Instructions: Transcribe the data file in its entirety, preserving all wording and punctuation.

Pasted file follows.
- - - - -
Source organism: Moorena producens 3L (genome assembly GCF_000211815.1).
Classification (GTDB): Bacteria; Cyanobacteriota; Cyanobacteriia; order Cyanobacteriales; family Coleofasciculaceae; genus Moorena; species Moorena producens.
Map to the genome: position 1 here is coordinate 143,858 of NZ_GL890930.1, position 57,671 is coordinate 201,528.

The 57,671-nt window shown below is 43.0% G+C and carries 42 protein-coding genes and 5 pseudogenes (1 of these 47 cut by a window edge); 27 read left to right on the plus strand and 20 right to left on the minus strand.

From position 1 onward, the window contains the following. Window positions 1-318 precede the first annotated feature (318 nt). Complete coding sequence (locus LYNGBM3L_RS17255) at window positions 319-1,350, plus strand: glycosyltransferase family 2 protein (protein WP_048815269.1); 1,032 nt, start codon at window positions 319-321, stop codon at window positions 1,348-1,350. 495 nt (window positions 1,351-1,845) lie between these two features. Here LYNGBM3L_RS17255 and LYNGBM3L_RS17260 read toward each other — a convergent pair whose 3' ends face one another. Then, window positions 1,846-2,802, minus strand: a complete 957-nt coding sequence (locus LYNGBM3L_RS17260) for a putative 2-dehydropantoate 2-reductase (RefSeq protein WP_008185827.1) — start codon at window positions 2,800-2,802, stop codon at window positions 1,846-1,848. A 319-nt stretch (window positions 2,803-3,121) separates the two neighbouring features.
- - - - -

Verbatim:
Source organism: Moorena producens 3L (genome assembly GCF_000211815.1).
Classification (GTDB): Bacteria; Cyanobacteriota; Cyanobacteriia; order Cyanobacteriales; family Coleofasciculaceae; genus Moorena; species Moorena producens.
Map to the genome: position 1 here is coordinate 143,858 of NZ_GL890930.1, position 57,671 is coordinate 201,528.

The 57,671-nt window shown below is 43.0% G+C and carries 42 protein-coding genes and 5 pseudogenes (1 of these 47 cut by a window edge); 27 read left to right on the plus strand and 20 right to left on the minus strand.

From position 1 onward, the window contains the following. Window positions 1-318 precede the first annotated feature (318 nt). Complete coding sequence (locus LYNGBM3L_RS17255) at window positions 319-1,350, plus strand: glycosyltransferase family 2 protein (protein WP_048815269.1); 1,032 nt, start codon at window positions 319-321, stop codon at window positions 1,348-1,350. 495 nt (window positions 1,351-1,845) lie between these two features. Here LYNGBM3L_RS17255 and LYNGBM3L_RS17260 read toward each other — a convergent pair whose 3' ends face one another. Then, window positions 1,846-2,802, minus strand: a complete 957-nt coding sequence (locus LYNGBM3L_RS17260) for a putative 2-dehydropantoate 2-reductase (RefSeq protein WP_008185827.1) — start codon at window positions 2,800-2,802, stop codon at window positions 1,846-1,848. A 319-nt stretch (window positions 2,803-3,121) separates the two neighbouring features.